If you want to view sites visited on a wireless network, you can check the logs stored by the wireless router to see what information is available. You may need to set your logging settings to capture the data you want. You can also check browsing history on individual computers and other devices if you have access to them.
Accessing Router History Data
If you want to see what people are doing on your Wi-Fi, you can sometimes access this information in your wireless router's internal log. Generally, you can connect to your router with a standard web browser and enter an administrative username and password to get access to whatever information the device logs. This can include internet protocol, or IP, addresses accessed by computers on your network, when the addresses were accessed and how much data was transferred.
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On some routers, you may need to turn on logging to store the information you want. Check your router's manual or online documentation or contact the router's manufacturer, or your internet provider if that company provided your router, to see what information is available.
Limitations of Router History Information
Routers may not have access to exactly what websites were viewed over your network since it's often the case that many sites share servers at web-hosting companies and might have the same IP address. An IP address is a numerical code similar to a phone number used to identify a computer.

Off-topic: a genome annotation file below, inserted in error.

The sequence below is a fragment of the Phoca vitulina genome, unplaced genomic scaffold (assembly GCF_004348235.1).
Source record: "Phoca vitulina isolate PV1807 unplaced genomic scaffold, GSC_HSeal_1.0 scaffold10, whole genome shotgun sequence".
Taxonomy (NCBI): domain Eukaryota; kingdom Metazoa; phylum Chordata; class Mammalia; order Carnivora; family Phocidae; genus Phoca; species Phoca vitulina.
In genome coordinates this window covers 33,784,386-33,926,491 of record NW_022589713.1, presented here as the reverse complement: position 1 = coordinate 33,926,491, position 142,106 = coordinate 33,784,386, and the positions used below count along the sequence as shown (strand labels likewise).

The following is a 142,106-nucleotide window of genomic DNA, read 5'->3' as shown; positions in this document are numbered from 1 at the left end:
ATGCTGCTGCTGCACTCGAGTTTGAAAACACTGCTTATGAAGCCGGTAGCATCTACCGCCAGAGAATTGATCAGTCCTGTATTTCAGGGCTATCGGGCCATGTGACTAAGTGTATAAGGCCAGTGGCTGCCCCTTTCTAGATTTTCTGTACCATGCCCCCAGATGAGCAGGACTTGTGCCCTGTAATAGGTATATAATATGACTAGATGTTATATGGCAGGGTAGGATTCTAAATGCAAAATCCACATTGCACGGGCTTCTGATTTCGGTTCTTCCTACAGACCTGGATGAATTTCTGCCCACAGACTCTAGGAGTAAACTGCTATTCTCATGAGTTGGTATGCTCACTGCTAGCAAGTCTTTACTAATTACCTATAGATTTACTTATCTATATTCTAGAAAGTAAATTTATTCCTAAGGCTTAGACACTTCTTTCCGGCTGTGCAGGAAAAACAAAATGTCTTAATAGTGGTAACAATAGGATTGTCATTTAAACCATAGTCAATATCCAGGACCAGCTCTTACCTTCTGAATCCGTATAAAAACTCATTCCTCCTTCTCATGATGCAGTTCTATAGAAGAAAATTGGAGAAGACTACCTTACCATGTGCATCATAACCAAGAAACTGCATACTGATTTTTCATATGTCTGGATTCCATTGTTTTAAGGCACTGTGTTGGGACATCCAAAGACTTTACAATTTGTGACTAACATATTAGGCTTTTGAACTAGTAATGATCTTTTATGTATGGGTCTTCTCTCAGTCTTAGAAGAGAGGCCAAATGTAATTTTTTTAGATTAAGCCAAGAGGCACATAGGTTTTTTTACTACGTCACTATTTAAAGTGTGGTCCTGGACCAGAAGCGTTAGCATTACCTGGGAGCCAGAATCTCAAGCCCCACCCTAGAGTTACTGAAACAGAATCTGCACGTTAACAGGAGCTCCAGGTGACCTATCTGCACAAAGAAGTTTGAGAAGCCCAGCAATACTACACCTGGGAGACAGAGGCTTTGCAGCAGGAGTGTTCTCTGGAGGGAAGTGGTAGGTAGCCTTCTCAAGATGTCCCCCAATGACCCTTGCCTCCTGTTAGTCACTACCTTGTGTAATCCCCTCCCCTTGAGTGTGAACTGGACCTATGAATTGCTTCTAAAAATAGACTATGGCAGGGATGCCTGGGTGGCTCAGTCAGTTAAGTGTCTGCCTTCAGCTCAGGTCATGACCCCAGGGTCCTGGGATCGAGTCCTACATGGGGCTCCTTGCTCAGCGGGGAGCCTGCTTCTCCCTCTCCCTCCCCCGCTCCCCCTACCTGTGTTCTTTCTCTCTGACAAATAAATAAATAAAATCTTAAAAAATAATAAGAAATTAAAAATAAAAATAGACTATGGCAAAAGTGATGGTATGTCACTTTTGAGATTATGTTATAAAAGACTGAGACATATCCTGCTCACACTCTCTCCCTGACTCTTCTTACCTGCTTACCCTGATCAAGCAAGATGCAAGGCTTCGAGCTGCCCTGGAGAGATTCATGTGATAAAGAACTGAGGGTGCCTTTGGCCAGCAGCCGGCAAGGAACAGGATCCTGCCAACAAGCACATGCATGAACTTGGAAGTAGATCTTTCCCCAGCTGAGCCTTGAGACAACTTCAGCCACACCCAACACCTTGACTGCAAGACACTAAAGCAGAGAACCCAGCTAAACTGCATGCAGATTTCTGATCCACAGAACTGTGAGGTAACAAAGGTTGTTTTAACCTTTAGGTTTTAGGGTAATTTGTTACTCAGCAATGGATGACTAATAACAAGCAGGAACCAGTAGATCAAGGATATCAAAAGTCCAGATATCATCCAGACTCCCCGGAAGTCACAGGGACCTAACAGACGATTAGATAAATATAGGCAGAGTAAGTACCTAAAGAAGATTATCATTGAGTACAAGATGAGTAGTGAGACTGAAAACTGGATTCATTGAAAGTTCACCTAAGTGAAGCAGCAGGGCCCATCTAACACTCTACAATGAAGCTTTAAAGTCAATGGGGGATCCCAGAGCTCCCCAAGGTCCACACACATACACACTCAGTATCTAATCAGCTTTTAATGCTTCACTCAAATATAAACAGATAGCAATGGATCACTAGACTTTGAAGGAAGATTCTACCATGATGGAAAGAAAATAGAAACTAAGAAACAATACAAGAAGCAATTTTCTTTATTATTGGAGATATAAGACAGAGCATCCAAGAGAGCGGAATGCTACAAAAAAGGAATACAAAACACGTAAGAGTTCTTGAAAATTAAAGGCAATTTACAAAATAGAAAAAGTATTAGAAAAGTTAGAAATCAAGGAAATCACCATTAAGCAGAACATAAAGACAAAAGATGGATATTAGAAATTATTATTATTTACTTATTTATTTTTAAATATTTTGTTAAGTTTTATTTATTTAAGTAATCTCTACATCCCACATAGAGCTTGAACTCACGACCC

You will also need to use an IP address lookup tool to do this. Common free examples are the Windows program "nslookup" and the Mac and Linux command line tools "host" and "dig." You can also find an online tool to attempt to match the IP address to a human readable domain name such as www.example.com.
Your router also often won't be able to access the actual webpages, files and images that are sent back and forth by computers on your network and across the internet, since much internet traffic is encrypted. This means that you may get a sense of what sites are accessed from computers on your network but not exactly what kind of material was viewed.
Check Browsing History on Computers
If you have access to the computers running to your network and their owners' permission, you can access the browsing history from the web browsers on those machines, which will give you a lot more detail about exactly what data was accessed.
All modern web browsers log sites that were accessed, making them available through a "History" menu. On Google Chrome, Mozilla Firefox and Apple Safari, "History" is one of the main menus on the menu toolbar, and you can click it to see sites viewed on that browser. On Microsoft Edge, the "History" menu is found within the "Favorites" menu.
Note that all browsers make it possible to delete browsing history entries, so the entries you find on a computer may be incomplete. Browsers also provide private, or "incognito," browsing modes that don't store history information.